And the Most Popular Baby Names of 2012 Are…

In parenting website BabyCenter's annual list, the same two names occupied the top spots for the third year in a row.

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It’s been a weird year for baby names. Uma Thurman and her husband crammed 7 names onto their daughter’s birth certificate, while another Twitter-obsessed couple has apparently named their daughter Hashtag. Thankfully, neither of these made it onto BabyCenter’s list of top 100 names for 2012 — although that’s not to say that pop culture names didn’t have an impact.

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BabyCenter, a popular pregnancy and parenting website, released its annual rankings of baby names today, compiled from the parents who’ve registered with their site. Aiden and Sophia were the most frequently-bestowed boy and girl names, respectively, for the third year in a row.

While many of the top names were traditional—Noah and Jacob made it into the boys’ top 10 and Emma and Lily remained feminine favorites—BabyCenter attributed a part of their ubiquity to external influences. For example, they expect that Prince William’s prominence help move that name up to 15th place, while the launch of the Curiosity Rover and a fad for all things space may have attracted parents to the name Stella (#60).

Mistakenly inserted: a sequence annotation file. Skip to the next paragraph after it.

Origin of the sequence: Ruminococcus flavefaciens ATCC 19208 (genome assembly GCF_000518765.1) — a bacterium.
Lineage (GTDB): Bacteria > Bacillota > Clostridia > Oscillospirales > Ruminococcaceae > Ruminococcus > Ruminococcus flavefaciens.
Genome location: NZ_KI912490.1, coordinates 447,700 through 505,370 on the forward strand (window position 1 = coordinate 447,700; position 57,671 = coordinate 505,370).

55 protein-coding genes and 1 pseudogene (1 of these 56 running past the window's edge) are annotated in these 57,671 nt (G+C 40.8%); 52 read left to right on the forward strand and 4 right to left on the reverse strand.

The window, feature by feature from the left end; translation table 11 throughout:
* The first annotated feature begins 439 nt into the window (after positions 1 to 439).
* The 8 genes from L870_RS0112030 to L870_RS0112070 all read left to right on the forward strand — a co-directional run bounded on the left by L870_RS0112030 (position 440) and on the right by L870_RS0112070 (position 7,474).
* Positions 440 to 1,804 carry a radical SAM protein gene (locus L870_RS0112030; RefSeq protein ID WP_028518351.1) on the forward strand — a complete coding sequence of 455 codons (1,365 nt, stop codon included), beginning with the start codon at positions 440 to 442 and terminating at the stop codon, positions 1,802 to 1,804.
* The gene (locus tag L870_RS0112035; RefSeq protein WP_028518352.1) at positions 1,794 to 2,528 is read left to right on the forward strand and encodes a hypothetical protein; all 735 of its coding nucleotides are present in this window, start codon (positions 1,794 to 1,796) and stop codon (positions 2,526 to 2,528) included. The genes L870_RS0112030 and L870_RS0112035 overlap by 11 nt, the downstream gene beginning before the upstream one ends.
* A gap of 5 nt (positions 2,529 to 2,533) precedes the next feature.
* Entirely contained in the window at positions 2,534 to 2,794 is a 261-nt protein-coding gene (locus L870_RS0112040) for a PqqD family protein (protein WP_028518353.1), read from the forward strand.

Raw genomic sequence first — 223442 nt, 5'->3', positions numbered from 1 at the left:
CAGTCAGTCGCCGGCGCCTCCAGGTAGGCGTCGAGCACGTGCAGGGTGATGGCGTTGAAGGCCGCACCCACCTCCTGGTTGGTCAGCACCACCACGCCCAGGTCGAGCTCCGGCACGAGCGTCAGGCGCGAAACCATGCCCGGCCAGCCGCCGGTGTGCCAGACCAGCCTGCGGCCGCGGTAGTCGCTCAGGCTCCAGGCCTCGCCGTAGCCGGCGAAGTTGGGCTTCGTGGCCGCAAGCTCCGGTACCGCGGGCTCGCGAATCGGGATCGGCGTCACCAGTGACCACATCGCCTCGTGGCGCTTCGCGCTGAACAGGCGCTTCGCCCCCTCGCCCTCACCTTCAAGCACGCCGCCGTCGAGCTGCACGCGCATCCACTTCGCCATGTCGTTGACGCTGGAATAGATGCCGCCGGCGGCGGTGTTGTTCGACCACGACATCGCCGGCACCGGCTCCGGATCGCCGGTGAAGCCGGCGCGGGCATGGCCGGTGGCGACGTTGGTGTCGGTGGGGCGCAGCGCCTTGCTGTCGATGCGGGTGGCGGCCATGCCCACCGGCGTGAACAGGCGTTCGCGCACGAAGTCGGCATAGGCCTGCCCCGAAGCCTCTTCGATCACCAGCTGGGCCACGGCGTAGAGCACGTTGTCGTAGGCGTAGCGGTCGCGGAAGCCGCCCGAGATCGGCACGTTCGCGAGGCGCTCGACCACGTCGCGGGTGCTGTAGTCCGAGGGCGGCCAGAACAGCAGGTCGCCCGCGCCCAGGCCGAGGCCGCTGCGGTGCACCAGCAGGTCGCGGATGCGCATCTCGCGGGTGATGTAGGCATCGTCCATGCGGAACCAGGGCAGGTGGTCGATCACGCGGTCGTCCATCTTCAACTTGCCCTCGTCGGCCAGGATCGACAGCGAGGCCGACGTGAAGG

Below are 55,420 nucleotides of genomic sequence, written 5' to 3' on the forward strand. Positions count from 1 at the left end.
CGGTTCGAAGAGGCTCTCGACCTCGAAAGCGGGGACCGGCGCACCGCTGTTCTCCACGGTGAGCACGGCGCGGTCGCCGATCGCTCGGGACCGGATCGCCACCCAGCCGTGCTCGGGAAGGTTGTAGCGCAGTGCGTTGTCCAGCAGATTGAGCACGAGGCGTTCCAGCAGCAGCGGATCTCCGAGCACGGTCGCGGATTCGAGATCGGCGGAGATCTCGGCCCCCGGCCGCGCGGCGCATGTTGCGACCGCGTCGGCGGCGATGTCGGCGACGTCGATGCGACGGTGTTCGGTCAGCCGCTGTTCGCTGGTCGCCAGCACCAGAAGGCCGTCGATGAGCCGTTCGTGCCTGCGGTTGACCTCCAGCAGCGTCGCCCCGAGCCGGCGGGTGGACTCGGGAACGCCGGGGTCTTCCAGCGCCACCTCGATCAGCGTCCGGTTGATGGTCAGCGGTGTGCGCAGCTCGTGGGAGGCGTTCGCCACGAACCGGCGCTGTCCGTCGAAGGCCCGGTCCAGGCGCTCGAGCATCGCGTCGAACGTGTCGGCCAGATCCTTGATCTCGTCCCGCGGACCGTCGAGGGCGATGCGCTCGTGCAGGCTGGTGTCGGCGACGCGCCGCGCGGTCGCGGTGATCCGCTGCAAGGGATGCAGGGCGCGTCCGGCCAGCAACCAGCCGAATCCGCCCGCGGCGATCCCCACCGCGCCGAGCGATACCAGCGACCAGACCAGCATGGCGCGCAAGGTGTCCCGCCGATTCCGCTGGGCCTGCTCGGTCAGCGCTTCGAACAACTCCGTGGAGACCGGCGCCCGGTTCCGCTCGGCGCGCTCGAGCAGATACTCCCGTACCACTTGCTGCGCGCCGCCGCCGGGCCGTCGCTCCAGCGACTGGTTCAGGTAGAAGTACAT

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Both of Babycenter’s top names had qualities in common with other popular names. Nearly 40% of the top 100 boys’ names ended with “n” while 40% of girls’ names ended in an “a” or an “a” sound.

Many of the female monikers (Chloe, Peyton, Riley) sound ripped out of a Pottery Barn Kids catalog. Meanwhile, the boys held up some presidential traditions (Jackson, Lincoln, Harrison). The general similarities among names are hardly a coincidence, name researcher Jonah Berger told USA Today. “The fact that we want to be different leads some people to avoid the most popular name, but it leads us to like similar-sounding names and pick other names with the same sound that are less popular.”

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“They don’t want their child to be a cookie cutter. They want their kid to have a unique identity,” concurred BabyCenter’s Linda Murray. Which means that when teachers open their roll call to a list of rhyming names–Aiden, Jayden, Brayden, Hayden, et al–they should’t be surprised.

BabyCenter’s list is not to be confused with the annual one compiled by the Social Security. BabyCenter’s is comprised of top names for the 450,000 babies born in 2012 to moms who registered with the site.

Click here to see the full list.

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